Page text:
Animation Graphics

The Atlantic’s Animated History

TheAtlantic.com has been running a series of charming infographics on topics ranging from hairstyles in the 20th century to the history of weapons over the ages. Created by Jackie Lay, a designer, illustration and art director for The Atlantic Magazine, the brief animated timelines combine flat-graphic illustrations with one inconsequential element in the picture showing subtle movement. A wisp of hair gently moving out of place. A cloud slowly passing across the sky. Steam lazily curling up from a hot cup of coffee. The movement isn’t part of the storyline, but it entices the viewer to pay closer attention. It carries the viewer into the next frame. Without that almost infinitesimal movement to grab the viewer’s interest, the image would be what it actually is: A still illustration. Animation doesn’t always have to be a full-blown Pixar-like extravaganza. Sometimes a little movement makes all the difference between stagnant and intriguing.
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Publishing

How to Make Print Covers
More Effective Online

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A great book cover should be striking, memorable, profound, and, most of all, eye-catching. It should pull a reader across a bookstore with a flash of color or a slick effect. But today, designers must think beyond the physical bookstore and consider the digital one as well. The parameters of each differ in nearly every respect. So, how have designers adjusted? With the huge growth in online sales, has the digital bookstore begun to drive the design process?

Here are some tips offered by Penguin Random House experts on cover design and selling online.

The Sizing Challenge.
The most noticeable difference between a cover’s presentation online and in person is its size. On the shelf, a cover might be 10″x6″, but online it shrinks to about an inch on a computer screen—and even smaller on a mobile device. Given this discrepancy, you might think that the solution to this conundrum would be creating two different covers—one that works on a larger scale and one that pops at a fraction of that size. But designers warn against this. The cover is the most obvious consumer-facing branding of a book, and designers want to ensure that a reader can recognize that brand across all formats and platforms. Whether a reader sees the cover in a promotional email recommending the book, in the window as she passes her local bookstore, or online when she goes to buy it, she should see the same image every time. The consistency bolsters her relationship with the book and increases the likelihood of purchase.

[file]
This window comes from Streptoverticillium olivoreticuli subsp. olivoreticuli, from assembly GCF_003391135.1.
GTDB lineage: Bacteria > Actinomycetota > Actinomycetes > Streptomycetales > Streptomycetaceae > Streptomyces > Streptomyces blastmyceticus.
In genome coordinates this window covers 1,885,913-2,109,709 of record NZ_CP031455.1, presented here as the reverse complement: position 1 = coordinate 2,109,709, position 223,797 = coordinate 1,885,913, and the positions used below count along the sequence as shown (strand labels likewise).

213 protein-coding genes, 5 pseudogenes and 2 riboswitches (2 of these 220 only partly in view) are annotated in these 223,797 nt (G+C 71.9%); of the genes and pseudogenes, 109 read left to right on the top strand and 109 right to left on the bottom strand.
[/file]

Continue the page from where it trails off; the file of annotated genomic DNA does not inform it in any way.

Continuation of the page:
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Technology

Redefining Billboards

Less than a decade ago, a billboard was essentially a printed image blown up to a gargantuan size. The picture didn’t move, respond to what was happening in the environment around it, nor interact with passersby. How times have changed, and with it, the types of skills designers need to execute their ideas. Even printed pieces are not static anymore, what with the option of Augmented Reality movement and sound.

Stopp of Stockholm produced this subway billboard for a Swedish cosmetic line called Apolosophy by Apotek Hjärtat. Connecting ultra-sonic sensors to the billboard screen, Stopp made what appeared to be a “still photograph” of a young model come alive. Calibrated to react to arriving trains but not to passing passengers, the sensors made it look like the breeze from the passing trains were tousling the model’s hair. After the train went by, the model returned to her “still” repose. What a delightfully simple idea and brilliant use of technology.

Illustration

What Are You Looking At?

Leo Burnett ad agency made clever use of negative space to communicate Fiat’s Don’t Text and Drive message. Those who focus on the large alphabet letters often miss the silhouetted image in the negative black space. It’s a matter of perspective and where your attention is centered: On the letter “R” or the girl with a balloon? The “F” or the bus? The “N” or the dog? The subjects in the negative space are hiding in plain sight, but you have to be alert to see them.

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Publishing

The Art of Book Cover Design